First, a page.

Making Your Event Accessible for All

A few years ago, I had two knee surgeries that required me to be temporarily mobile through the assistance of a wheelchair. While I was only in a wheelchair for about 3 months, it opened up a new world – and new perspective – to me when I wear my events planner hat.

For a marketer, we love kudos when attendees tell colleagues how awesome the event was, post pictures on Facebook, or hashtag what blew them away. But where marketers fail at is inclusiveness and accessibility.

Whenever I wanted to attend a professional function, I had to call ahead and let them know what my special needs were. Most of the time it was about handicapped parking, but oftentimes it was about accessibility to the venue…. those trendy downtown locations that have been modernized for cool office spaces. Can you believe in this day and age that events are still held on the 2nd floor of historic buildings that have no elevators?  The solution for that event is that the female host was going to “carry me up the stairs”… as if that wouldn’t bring attention to my disability.  I could write a book on the lack of ADA compliance at North Carolina State University – a state funded college at that.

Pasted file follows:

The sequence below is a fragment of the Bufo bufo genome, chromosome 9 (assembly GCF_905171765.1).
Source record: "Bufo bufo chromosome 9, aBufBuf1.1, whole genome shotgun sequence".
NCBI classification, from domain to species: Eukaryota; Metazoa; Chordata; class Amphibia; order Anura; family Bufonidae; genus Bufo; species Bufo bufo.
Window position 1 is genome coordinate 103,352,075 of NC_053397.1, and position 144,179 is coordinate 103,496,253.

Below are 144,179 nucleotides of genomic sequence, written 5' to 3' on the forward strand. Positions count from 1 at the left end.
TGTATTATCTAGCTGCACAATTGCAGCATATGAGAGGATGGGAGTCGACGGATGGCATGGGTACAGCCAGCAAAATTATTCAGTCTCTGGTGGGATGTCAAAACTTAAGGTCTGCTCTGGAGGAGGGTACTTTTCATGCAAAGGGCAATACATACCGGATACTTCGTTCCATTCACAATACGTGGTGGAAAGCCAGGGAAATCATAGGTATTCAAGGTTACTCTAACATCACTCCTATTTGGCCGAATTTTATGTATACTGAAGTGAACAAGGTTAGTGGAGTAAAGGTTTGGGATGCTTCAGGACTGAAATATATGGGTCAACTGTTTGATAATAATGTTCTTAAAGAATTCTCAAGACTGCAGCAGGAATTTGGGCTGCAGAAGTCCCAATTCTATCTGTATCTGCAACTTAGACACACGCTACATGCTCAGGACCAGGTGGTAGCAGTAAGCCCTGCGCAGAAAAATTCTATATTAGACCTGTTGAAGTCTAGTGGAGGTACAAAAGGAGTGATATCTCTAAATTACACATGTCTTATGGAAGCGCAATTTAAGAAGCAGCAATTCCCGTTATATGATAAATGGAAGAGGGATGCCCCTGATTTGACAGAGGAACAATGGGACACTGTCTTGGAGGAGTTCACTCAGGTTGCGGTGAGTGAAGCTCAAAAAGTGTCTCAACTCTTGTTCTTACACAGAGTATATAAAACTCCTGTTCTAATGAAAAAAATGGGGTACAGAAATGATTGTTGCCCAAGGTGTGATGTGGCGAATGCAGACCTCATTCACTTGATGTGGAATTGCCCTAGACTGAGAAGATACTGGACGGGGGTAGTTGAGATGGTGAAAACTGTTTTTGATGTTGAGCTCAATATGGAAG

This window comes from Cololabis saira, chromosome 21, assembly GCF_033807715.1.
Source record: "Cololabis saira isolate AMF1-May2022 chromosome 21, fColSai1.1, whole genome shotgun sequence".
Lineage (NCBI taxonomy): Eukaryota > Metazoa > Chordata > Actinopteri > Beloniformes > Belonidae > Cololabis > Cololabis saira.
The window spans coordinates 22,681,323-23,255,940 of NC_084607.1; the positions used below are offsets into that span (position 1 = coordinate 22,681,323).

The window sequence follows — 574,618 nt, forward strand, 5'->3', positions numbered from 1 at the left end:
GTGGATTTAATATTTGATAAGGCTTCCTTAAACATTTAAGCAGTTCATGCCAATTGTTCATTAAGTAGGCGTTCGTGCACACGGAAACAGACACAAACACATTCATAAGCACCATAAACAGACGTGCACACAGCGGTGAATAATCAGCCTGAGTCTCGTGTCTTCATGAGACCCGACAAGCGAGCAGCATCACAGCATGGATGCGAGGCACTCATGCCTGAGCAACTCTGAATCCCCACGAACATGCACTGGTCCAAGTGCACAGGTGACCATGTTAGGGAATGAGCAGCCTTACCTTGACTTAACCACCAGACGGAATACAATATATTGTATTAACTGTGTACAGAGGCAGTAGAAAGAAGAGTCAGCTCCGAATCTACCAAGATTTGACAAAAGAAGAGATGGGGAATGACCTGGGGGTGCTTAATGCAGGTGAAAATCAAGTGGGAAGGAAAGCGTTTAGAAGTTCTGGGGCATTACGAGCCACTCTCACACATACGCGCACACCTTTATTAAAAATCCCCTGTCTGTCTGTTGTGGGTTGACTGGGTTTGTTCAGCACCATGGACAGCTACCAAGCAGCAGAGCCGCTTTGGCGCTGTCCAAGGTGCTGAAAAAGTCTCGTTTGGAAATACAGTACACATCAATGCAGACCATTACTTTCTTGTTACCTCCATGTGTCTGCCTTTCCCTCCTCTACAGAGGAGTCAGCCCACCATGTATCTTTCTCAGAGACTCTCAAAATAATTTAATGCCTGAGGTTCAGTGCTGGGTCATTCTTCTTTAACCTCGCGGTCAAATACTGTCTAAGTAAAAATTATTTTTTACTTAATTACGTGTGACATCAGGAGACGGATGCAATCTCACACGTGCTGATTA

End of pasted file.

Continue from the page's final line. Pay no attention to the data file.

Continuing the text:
People who have special needs, temporary or permanent, don’t want the attention of what makes them different – especially in the workplace. Independence and dignity are important.

When you plan your next event, see what it will look like at another perspective. Borrow some assistive devices (wheelchair, walker, crutches) from a local healthcare facility and navigate yourself through exhibits, doors, conference rooms, and buffet stations. Walk through the event with dark sunglasses to see what those with low vision see. Don’t forget the backstage areas for the speakers or entertainers as well.

While it seems like a welcoming idea to add a statement on a brochure or website about letting the event organizers know if you have special needs, why do people have to take that extra step?

We get choked up when we are asked to like a Facebook post of a soldier with a myriad of physical disabilities, and these soldiers are coming home to integrate back into the workforce.

You may not always see a wheelchair, leg braces, or other devices. You may not notice a missing or artificial limb, and people who have a physical limitation should be allowed to attend events without having to ask if the event will be inclusive for them.  The event organizers should have enough creative weapons in their event planning arsenal to make all feel welcome.

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